Facebook’s Oculus Working on Stand-Alone Virtual-Reality Device

Six months after the highly anticipated launch of its virtual-reality goggles, Facebook Inc.’s Oculus unit is facing a reality check.

Oculus, which reunited its developers this week for the first time since the launch of the Rift goggles, is coping with competition from HTC Corp. and Sony Corp., and a string of disappointing gaffes. Shipping problems and a higher-than-expected price bungled the launch. The headset still doesn’t have a hit game that would broaden its appeal to mainstream consumers.

In recent weeks, anger at founder Palmer Luckey for his political views has caused backlash from the developers Oculus relies on to make games and other attractions for the Rift. Those hiccups cost Oculus about 5,000 units in lost sales last month, estimates Piper Jaffray analyst Gene Munster.

The Rift had “a little bit of a slow start,” Facebook Chief Executive Mark Zuckerberg acknowledged Thursday at its developers conference in San Jose, Calif.

Now Oculus is trying to reignite enthusiasm for its headset. Oculus revealed Thursday that it is working on a new lower-end headset that wouldn’t need to be tethered to a personal computer, like the Rift, or a mobile phone. It also unveiled its $199 Touch hand controllers for grabbing and moving virtual objects, allowing users to move more freely through a room, a feature that HTC’s Vive headset bundled with its launch.

Mr. Zuckerberg also said Facebook would pay $250 million to developers creating virtual-reality content—on top of the $250 million already spent.

Developers’ attitudes toward Oculus, which Facebook snapped up for $2 billion in 2014 before it had launched a single product, have shifted during the past year from what one developer described as a “love fest” to varying shades of disappointment.

“People got pumped up about VR for a very long time,” said Edward McNeill, a game developer who goes by his first initial, E, and has worked with Oculus for 3½ years. He described the Rift as a “good product,” whose rollout was clumsy and imperfect. “Against that mountain of hype, some people were inevitably going to be disappointed,” he said.

Mr. McNeill and other developers said they were optimistic about virtual reality and plan to keep building for Oculus. Nate Mitchell, head of product for Oculus, said the company was on a good trajectory and had always expected virtual reality adoption would be slow. He said the company has learned a lot over the last year.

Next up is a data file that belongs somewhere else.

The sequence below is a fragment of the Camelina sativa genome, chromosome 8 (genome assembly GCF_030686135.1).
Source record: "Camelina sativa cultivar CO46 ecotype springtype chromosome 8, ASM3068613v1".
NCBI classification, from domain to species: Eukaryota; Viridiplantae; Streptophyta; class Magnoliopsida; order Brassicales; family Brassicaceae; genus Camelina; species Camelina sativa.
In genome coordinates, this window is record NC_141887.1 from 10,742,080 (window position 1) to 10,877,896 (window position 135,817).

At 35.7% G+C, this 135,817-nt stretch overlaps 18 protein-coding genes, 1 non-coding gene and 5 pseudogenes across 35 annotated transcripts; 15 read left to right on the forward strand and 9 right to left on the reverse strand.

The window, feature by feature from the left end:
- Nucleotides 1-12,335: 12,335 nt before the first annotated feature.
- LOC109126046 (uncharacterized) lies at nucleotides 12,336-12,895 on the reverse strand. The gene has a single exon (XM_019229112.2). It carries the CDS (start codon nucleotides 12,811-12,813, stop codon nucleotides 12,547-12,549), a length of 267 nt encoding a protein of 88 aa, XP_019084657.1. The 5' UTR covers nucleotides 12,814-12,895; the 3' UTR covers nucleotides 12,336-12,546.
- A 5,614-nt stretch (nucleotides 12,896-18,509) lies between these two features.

Mr. Zuckerberg has predicted virtual reality will be the next major computing platform, allowing the most immersive way yet for users to play games, socialize online and watch videos.

Startups focused on VR and augmented reality—technology that blends the virtual world with the real world—have drawn $2.3 billion in investment during the past 12 months, says Digi-Capital Inc., a mergers-and-acquisitions advisory firm.


The market for high-end virtual-reality headsets is still nascent. Oculus, the first to market, was followed soon after by HTC’s Vive. Next week, Sony Corp. is planning to release a headset that analysts expect to have broad appeal because it connects to the company’s PlayStation 4 videogame console, which has sold more than 43 million units world-wide.

There also are more low-cost headsets that work with smartphones, such as the newly announced Daydream View from Alphabet Inc.’s Google unit or the $100 Gear VR headset co-developed by Samsung Electronics Co. and Oculus.

“We have yet to see that killer app,” such as a game, that “can make or break a platform,” said Ben Schachter, an analyst at Macquarie Securities. For example, the success of Nintendo Co.’s Wii console largely was driven by the popularity of its “Wii Sports” launch title.

Piper Jaffray’s Mr. Munster projects Oculus would end the year with 180,000 units sold. Mr. Munster said the sales target he set earlier in the year, for 500,000 units, was too optimistic.

Oculus struggled to meet expectations of when the Rift would ship and how much it would cost—common misfires among new technologies. After targeting a release by the end of 2015, the company pushed shipment to regular customers back to April 2016.

Days after the launch of the Rift, which garnered mixed reviews, Facebook said an “unexpected component shortage” would slow deliveries.

Last year, executives said it would cost $1,500 for consumers to buy the Rift and the high-powered personal computer required to run it, implying the headset alone would cost $500. Mr. Luckey later suggested the price tag would be about $350. In January, however, Oculus set the headset’s price at $599.

Mr. Luckey apologized for the miscommunication, saying: “I handled the messaging poorly.”

The latest flashpoint emerged in late September, when Mr. Luckey said he donated $10,000 to a small political group that favors Republican presidential nominee Donald Trump and whose stated goal was creating images to oppose Democratic nominee Hillary Clinton. The news hit a nerve among developers, who debated it over social media, adding to the sense of disappointment over Oculus. Mr. Luckey said he regretted any damage his personal views caused the company.

Recently, some top Oculus officials contacted developers, including Andy Moore, CEO and founder of Radial Games, which co-created the game “Fantastic Contraption” for Touch controllers, to smooth things over. Their message about the donation and the launch gaffes: “That is not us,” Mr. Moore said.

Mr. Luckey, who played a high-profile role at last year’s conference, didn’t attend the festivities this year because he didn’t want to be “a distraction,” Mr. Mitchell said.


Written by How Africa

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